Lesson Plan - Get It!
You are working on an audio-visual presentation for your school project and need to add background music. With so many options from which to choose, you ended up picking a song from your favorite artist!
The song fits perfectly with your presentation, but there is one problem -- your teacher is very particular with copyright rules.
- Is this a case of copyright infringement?
The answer really depends on the extent of song usage. It sounds like your presentation will be used for a limited time and for educational purposes only.
If this is the case, all you have to do is acknowledge the owner of the song or its producers! You are not claiming the song as your own or making financial gains from its use; therefore, you are not infringing upon anyone's copyright in this case.
This situation describes fair use.
- What is fair use?
- What situations qualify as fair use?
Let's find out in this lesson!
Let's begin with three different scenarios:
- Ben works in a local comedy bar. One of his funniest acts is to recite lines from movies and make fun of the actors and actresses.
- Jenny is a researcher at a university. In one of her academic papers, she quoted another author and explained how her work is related to his.
- John is a language arts teacher. The book his class is studying is expensive, so he bought one and made several copies for his students.
- Which of these three situations is allowed without the need for securing permission from the author or copyright owner?
If you answered #1 and #2, you are correct! Let's explain why.
Ben uses parody, a work that ridicules others by copying something well-known in a comedic way. He is not motivated to use the material for commercial gain. The money he earns from his performance is different than earning money directly from selling copyrighted material.
Jenny is permitted to quote another author in her own writing without permission as long as the author is cited correctly and she does not attempt to claim the material as her own.
John, however, has a problem. Although he is technically using the material for educational purposes, this fair usage is limited.
As a teacher, he may give his students a copy of a chapter from a book; an article from a periodical or newspaper; a short story, essay, or poem; or a chart, graph, diagram, drawing, cartoon, or picture from a book, periodical, or newspaper. However, he may never hand out a copy of an entire book.
The reason is obvious -- books are published to make profit. If a book could be made accessible to others simply by buying a single one and making copies, the book industry would not be a profitable one.
What Is Fair Use?
Fair use refers to the ability to make a copy of copyright-protected material under certain circumstances for a limited purpose without getting permission from the copyright owner.
It provides protection for the general public against a claim of infringement.
- But, which acts are considered legally fair?
The rules or laws for using copyright-protected materials vary from one country to another. In the United States, these actions constitute fair use:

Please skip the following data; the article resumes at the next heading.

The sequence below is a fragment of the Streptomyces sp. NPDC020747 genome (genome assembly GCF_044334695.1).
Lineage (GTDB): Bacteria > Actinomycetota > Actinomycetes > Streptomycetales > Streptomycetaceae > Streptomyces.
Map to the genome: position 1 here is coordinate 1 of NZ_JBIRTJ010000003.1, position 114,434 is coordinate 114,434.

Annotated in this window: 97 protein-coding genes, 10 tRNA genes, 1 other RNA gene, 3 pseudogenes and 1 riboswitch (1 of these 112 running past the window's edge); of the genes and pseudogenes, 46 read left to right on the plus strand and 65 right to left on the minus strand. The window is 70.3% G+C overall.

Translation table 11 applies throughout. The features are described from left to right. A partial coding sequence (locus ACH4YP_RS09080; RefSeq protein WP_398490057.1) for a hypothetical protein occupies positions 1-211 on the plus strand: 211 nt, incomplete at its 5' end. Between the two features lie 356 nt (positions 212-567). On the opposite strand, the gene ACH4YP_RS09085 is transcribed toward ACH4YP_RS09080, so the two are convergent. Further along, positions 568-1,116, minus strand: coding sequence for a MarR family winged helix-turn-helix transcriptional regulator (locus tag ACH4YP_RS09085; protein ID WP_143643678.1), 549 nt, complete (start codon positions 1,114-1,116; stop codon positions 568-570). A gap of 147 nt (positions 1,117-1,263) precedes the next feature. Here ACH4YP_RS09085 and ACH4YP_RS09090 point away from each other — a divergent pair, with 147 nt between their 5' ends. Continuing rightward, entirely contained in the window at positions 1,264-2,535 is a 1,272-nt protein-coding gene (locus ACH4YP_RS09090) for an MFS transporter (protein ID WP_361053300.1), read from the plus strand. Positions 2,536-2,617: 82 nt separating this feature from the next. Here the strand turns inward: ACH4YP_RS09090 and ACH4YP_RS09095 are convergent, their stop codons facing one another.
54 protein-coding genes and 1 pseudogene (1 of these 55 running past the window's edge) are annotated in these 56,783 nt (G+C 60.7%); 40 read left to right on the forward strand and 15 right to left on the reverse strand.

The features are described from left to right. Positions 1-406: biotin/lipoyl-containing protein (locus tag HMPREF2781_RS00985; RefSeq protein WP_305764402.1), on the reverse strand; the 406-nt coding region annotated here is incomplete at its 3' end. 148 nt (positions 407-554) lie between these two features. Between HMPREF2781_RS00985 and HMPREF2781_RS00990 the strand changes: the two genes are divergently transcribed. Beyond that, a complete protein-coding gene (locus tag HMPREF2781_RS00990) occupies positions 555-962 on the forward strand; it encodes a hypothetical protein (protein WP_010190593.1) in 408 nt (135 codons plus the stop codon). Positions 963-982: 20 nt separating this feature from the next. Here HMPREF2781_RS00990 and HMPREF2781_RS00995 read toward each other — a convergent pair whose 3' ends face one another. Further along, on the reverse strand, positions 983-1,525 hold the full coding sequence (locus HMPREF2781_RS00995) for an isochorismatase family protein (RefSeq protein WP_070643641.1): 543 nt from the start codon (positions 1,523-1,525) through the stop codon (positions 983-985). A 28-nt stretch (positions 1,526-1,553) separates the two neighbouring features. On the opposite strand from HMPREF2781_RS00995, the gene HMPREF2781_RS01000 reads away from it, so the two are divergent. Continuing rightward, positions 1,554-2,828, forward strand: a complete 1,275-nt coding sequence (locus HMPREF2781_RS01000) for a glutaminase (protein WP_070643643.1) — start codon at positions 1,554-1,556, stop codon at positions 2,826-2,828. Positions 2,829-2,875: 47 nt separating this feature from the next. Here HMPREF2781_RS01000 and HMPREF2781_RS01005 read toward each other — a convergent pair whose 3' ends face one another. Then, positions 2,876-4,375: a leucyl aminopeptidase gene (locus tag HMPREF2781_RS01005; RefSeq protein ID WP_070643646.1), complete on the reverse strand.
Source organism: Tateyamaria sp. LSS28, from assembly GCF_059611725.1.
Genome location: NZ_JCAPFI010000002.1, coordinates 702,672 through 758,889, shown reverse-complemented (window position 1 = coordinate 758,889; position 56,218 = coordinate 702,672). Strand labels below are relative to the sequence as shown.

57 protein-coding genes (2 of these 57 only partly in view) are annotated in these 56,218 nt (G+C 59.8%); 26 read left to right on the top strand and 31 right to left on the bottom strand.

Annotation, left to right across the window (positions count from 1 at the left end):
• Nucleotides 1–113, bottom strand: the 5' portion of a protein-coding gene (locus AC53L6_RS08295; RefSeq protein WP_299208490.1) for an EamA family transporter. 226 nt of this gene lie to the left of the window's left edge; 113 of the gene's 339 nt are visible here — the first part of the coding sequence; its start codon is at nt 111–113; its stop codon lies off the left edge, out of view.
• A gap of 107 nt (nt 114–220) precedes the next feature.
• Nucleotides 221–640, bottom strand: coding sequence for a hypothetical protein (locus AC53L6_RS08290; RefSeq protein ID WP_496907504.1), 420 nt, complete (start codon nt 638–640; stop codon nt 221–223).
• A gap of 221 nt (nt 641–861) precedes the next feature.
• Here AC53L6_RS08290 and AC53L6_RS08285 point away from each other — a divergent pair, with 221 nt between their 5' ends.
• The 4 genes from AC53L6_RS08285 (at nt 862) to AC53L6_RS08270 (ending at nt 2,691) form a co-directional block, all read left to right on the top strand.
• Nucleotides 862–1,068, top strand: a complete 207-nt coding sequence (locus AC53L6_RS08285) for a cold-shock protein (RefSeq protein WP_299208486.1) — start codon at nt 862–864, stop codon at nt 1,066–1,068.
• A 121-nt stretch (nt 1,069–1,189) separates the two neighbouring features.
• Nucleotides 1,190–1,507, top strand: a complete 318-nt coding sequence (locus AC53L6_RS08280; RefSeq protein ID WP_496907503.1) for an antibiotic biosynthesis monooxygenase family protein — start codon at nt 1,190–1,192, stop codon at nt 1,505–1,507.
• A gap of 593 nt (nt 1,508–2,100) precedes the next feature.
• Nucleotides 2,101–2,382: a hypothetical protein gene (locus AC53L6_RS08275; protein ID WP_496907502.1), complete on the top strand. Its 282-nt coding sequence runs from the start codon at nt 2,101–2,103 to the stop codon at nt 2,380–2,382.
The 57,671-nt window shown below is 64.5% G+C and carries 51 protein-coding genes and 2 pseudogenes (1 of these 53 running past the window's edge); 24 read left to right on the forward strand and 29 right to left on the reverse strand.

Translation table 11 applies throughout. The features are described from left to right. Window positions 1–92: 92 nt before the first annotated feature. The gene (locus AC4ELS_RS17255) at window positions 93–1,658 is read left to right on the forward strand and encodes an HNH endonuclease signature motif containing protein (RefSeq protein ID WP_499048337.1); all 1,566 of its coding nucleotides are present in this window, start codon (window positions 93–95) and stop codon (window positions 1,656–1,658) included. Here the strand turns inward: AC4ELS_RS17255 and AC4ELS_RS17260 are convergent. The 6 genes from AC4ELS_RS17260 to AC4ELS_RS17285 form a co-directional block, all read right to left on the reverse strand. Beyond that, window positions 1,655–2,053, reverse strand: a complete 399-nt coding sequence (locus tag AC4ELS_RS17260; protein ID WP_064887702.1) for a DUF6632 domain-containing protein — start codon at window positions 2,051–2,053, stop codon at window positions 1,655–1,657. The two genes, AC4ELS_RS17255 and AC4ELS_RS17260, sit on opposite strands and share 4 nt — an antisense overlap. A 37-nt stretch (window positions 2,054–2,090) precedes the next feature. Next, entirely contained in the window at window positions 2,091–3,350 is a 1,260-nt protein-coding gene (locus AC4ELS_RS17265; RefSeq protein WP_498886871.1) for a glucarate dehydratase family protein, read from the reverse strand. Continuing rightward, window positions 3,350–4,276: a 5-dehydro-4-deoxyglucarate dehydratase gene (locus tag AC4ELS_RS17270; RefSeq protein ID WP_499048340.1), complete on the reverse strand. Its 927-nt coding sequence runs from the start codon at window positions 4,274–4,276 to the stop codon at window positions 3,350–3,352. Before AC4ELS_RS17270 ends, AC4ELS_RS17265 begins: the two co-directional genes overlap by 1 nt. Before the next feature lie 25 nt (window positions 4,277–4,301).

Criticism, Commentary, and News Reporting
A portion of a book or news article may be included in another work if the purpose is to criticize or offer comment on the original material. It is best practice to cite the original material as well.
Research and Scholarship
A researcher or writer of a scholarly work may include another person's research findings in order to make an analysis or draw conclusions. The material must be properly cited.
Nonprofit Educational Use
Teachers may copy portions of a written work and use those copies for a limited time while educating their students.
A person may copy something or someone widely known in order to ridicule the subject or simply provide a comedic take.
To learn more about situations that qualify for fair use, watch What is fair use? from USLawEssentials:
Some Considerations for Fair Use
- What is the purpose and extent of the use?
Sometimes, a copyright holder will claim that fair use does not apply to a situation. These copyright infringement cases require a judge to decide whether the usage was transformative.
This means the judge will determine if the copied material was improved or changed in any way to give it new meaning. If the copied material is ruled to only be a copy of the original, then it is likely a violation.
- How much has been copied?
The opening scenario dealt with copying an entire book; however, it is never fair to lift a substantial amount from the original material.
Copyright infringement can also occur if the material copied, although small in size, is considered to be the most important part of a work.
- Will it affect the market value of the original work?
All published material has a set market value. If that material is copied in such a way that it depreciates the original's market value, it deprives the author of potential profit. This is not fair use.
- Is it enough to give an author credit?
Although it is always best practice to properly cite material even when it falls under fair use, this does not always prevent copyright infringement. There are many copyright considerations that must be met.
If you would like to explore copyright and fair use a bit more, check out these resources:
When you are ready, move on to the Got It? section to test your new knowledge on fair use qualifications and considerations!